Between eco-extremist Tom Steyer’s personal crusade against the Keystone XL pipeline and far-left liberal Rep. Jared Polis’ quest to ban fracking, the Colorado oil and gas industry has quickly become a focal point for this election cycle. For the average Coloradan, supporting our domestic oil and gas industry is a no-brainer. A study from the Leeds School of Business at CU estimates a fracking ban would hurt Colorado’s economy to the tune of $12 billion, while getting rid of 93,000 good-paying, Colorado jobs. It goes without saying, it’s vital Colorado gets it right when it comes to oil and gas. With this election cycle being so important for them, it’s no surprise that when it comes to who the Colorado oil and gas industry backs in our Senate race, it definitely isn’t Sen. Mark Udall.
After initially supporting incumbent Sen. Mark Udall (D., Colo.), through the first quarter of this year, oil and natural gas companies have since overwhelmingly supported his challenger, Rep.Cory Gardner (R., Colo.), over Mr. Udall.
… Since Mr. Gardner entered the Senate race, the oil and gas industry has been pouring money into Mr. Gardner’s campaign. Between the first and second quarters, the industry gave $223,600 to Mr. Gardner and just $41,460 to Mr. Udall, according to the Center for Responsive Politics.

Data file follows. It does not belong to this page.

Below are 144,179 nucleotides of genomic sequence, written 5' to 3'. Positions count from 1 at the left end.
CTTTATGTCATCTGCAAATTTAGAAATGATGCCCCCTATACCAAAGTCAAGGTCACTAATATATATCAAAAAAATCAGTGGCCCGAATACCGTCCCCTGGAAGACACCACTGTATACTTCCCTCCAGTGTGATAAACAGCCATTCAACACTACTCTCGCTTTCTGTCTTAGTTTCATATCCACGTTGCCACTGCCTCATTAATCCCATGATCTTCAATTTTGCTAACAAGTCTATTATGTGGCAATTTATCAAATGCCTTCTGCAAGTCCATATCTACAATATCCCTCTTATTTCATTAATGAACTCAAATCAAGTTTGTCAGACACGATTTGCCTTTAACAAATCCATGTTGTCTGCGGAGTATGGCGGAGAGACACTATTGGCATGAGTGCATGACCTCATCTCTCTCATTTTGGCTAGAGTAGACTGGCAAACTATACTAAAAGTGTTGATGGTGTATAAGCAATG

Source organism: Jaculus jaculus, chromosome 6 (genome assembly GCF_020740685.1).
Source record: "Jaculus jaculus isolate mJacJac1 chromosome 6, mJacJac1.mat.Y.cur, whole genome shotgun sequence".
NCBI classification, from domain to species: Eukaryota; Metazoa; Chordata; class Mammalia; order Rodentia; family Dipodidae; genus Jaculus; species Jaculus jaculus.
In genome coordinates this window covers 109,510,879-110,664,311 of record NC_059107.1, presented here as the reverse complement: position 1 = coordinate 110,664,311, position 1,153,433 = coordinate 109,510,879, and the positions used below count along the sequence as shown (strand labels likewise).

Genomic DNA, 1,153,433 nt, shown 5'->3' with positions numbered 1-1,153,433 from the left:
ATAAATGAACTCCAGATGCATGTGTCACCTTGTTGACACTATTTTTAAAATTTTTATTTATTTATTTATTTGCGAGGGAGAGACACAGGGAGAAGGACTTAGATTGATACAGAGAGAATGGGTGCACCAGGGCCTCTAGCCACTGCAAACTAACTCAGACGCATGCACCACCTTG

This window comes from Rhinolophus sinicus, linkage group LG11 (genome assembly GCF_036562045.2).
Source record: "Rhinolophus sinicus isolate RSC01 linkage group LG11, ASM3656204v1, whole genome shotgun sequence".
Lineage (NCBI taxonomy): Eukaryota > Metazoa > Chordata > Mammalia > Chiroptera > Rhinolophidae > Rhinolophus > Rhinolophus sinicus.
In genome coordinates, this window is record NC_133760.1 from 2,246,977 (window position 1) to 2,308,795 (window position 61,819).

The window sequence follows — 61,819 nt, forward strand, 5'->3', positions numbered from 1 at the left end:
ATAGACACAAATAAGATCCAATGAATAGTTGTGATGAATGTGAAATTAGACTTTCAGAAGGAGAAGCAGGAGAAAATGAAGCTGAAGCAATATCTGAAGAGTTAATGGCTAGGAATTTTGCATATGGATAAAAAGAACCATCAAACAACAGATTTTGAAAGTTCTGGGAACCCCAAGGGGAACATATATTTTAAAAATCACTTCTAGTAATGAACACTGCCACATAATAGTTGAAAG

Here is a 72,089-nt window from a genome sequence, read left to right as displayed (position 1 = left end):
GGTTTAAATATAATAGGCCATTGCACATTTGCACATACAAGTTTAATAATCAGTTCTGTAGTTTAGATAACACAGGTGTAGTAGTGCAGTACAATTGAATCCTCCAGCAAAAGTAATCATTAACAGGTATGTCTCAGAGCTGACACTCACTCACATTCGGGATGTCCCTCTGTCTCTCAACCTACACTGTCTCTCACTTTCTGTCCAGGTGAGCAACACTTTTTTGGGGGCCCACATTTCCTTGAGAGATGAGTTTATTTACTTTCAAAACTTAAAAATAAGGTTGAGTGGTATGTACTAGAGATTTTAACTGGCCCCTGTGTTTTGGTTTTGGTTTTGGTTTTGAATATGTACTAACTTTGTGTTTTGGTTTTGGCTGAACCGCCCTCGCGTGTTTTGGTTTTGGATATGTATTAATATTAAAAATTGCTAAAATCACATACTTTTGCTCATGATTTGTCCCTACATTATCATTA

Harder goes on to report that two of the biggest oil and gas companies in Colorado, Noble Energy and Anadarko Petroleum, overwhelmingly support Gardner over Udall. This is hardly a surprise as Udall’s constant ‘no’ votes on the Keystone XL pipeline, coupled with his refusal to take a definite stance on Polis’ fracking bans until just recently, shows he is not a friend to Colorado’s energy sector, which has brought so many good paying jobs to Colorado. Unlike Udall, not everyone is rich enough to live in the reality-absent, utopian-bubble that is Boulder. Udall’s ability to favor far-left, environmental causes no matter the costs to Colorado’s economy is a luxury the average Coloradan can’t afford.
So far, the Colorado oil and gas industry has done a magnificent job working with the legislature to craft commonsense reforms and regulations; it’s a shame that despite this hard-earned record, Udall still looks at them with weary eyes. Gardner better represents the moderate ways of Colorado, where we can find a sensible balance between enjoying nature while also fostering a robust economy. Udall’s reluctance to sign on to this balance just demonstrates how much he is better suited to go live in a remote, off-the-grid, mountain cabin, than represent us pragmatic Coloradans in Washington D.C. Fortunately for him, come November, he can do just such a thing.